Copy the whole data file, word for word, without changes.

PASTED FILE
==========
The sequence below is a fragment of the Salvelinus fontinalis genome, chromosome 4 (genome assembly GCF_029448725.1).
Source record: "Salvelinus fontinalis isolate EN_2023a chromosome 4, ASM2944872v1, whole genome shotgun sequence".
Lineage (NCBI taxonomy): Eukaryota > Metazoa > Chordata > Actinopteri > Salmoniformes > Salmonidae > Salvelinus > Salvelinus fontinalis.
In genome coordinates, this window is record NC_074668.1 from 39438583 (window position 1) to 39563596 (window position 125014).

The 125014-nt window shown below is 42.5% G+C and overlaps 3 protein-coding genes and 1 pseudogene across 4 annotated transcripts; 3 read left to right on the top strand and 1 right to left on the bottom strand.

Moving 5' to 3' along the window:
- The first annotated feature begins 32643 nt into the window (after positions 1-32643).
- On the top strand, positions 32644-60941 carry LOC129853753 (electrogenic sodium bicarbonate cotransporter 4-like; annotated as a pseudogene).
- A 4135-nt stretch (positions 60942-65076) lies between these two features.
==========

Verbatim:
The sequence below is a fragment of the Salvelinus fontinalis genome, chromosome 4 (genome assembly GCF_029448725.1).
Source record: "Salvelinus fontinalis isolate EN_2023a chromosome 4, ASM2944872v1, whole genome shotgun sequence".
Lineage (NCBI taxonomy): Eukaryota > Metazoa > Chordata > Actinopteri > Salmoniformes > Salmonidae > Salvelinus > Salvelinus fontinalis.
In genome coordinates, this window is record NC_074668.1 from 39438583 (window position 1) to 39563596 (window position 125014).

The 125014-nt window shown below is 42.5% G+C and overlaps 3 protein-coding genes and 1 pseudogene across 4 annotated transcripts; 3 read left to right on the top strand and 1 right to left on the bottom strand.

Moving 5' to 3' along the window:
- The first annotated feature begins 32643 nt into the window (after positions 1-32643).
- On the top strand, positions 32644-60941 carry LOC129853753 (electrogenic sodium bicarbonate cotransporter 4-like; annotated as a pseudogene).
- A 4135-nt stretch (positions 60942-65076) lies between these two features.